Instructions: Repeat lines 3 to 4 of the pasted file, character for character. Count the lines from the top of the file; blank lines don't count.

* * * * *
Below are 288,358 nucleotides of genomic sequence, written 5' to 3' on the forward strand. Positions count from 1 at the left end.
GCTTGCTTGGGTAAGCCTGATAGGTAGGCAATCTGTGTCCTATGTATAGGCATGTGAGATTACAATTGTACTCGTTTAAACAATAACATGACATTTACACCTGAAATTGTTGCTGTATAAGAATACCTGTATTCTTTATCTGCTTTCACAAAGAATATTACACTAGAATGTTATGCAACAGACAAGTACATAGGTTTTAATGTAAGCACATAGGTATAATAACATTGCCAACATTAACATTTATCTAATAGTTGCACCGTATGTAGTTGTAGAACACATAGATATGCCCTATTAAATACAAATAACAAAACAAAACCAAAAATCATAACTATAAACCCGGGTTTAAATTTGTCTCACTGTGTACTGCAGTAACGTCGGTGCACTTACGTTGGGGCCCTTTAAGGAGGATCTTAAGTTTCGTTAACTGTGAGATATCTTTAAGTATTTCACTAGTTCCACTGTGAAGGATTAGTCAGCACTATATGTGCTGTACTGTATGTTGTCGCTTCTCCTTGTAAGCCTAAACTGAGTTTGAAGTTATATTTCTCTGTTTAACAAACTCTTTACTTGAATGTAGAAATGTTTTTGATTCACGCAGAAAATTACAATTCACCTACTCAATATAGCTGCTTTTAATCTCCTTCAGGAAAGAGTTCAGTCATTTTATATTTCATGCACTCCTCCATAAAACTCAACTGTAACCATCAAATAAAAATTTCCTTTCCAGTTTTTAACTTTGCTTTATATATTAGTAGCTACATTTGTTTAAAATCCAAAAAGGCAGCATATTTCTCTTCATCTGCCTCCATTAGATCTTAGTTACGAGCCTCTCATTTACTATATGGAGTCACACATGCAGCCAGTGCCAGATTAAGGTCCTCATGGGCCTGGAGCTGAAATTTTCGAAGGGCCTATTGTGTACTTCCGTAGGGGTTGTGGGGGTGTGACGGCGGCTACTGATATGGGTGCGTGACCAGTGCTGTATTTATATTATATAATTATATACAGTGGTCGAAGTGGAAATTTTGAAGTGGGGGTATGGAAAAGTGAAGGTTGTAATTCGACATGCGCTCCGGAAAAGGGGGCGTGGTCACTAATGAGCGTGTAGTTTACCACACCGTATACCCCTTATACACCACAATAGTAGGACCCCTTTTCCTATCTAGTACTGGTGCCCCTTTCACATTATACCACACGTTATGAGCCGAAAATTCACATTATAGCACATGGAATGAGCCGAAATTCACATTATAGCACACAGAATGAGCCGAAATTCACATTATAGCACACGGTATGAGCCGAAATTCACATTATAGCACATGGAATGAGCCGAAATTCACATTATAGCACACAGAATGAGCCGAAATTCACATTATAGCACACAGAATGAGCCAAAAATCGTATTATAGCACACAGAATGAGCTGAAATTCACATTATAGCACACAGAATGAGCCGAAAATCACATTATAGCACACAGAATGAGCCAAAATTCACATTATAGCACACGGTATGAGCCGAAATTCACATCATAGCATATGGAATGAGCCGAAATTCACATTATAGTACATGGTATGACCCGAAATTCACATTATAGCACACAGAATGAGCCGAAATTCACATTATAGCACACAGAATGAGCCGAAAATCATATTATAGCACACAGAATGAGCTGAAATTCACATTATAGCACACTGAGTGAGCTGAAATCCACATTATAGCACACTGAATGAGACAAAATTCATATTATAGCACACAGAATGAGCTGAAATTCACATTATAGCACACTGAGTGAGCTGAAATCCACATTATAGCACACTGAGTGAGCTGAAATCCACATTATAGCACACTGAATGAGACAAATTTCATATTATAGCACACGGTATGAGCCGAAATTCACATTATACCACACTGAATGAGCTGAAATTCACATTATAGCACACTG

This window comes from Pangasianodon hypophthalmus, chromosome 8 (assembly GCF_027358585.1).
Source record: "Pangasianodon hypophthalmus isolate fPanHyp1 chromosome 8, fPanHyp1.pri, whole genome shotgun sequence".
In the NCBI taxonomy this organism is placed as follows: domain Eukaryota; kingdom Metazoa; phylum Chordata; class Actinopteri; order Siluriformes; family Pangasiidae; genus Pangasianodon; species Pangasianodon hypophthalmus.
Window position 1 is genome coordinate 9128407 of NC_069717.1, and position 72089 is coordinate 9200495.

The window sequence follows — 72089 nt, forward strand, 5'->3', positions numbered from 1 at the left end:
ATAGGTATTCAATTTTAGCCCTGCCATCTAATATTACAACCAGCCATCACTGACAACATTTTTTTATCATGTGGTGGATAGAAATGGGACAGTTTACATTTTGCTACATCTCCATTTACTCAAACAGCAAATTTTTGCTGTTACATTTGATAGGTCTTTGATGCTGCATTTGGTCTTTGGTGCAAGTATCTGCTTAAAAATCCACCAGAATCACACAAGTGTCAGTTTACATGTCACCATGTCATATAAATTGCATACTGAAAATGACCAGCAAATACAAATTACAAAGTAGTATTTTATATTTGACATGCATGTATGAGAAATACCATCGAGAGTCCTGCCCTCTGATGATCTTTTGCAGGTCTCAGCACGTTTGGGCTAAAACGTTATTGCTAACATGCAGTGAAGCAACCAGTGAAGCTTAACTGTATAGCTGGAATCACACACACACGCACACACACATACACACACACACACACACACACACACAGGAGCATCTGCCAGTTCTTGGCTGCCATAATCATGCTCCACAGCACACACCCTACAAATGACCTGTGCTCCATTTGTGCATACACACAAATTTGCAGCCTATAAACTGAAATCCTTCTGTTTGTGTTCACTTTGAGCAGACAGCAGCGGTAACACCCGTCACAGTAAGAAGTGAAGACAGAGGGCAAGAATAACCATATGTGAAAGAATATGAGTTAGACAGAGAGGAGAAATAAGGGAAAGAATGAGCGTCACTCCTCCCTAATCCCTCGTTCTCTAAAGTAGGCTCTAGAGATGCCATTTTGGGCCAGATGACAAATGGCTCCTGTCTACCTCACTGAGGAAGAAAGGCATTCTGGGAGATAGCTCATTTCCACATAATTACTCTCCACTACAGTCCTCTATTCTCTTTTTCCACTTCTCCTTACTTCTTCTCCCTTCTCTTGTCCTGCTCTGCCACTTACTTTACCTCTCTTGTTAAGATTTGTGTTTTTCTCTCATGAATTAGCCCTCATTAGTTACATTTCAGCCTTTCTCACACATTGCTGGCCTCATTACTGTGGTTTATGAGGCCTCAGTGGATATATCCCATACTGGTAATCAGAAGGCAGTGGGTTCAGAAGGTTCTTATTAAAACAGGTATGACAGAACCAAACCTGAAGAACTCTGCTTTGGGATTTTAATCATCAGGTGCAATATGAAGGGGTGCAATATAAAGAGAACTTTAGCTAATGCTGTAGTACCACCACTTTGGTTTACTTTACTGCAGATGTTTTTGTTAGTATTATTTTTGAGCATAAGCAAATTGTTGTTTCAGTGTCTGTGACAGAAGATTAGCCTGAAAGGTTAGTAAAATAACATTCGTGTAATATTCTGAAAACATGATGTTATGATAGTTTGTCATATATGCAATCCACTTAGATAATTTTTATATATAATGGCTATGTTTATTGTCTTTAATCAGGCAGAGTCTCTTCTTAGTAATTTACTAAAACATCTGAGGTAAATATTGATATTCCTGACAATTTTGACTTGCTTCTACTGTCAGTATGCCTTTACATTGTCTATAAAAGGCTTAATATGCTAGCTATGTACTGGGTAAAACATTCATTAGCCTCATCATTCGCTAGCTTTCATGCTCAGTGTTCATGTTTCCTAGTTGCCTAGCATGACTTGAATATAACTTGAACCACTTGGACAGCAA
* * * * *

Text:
This window comes from Pangasianodon hypophthalmus, chromosome 8 (assembly GCF_027358585.1).
Source record: "Pangasianodon hypophthalmus isolate fPanHyp1 chromosome 8, fPanHyp1.pri, whole genome shotgun sequence".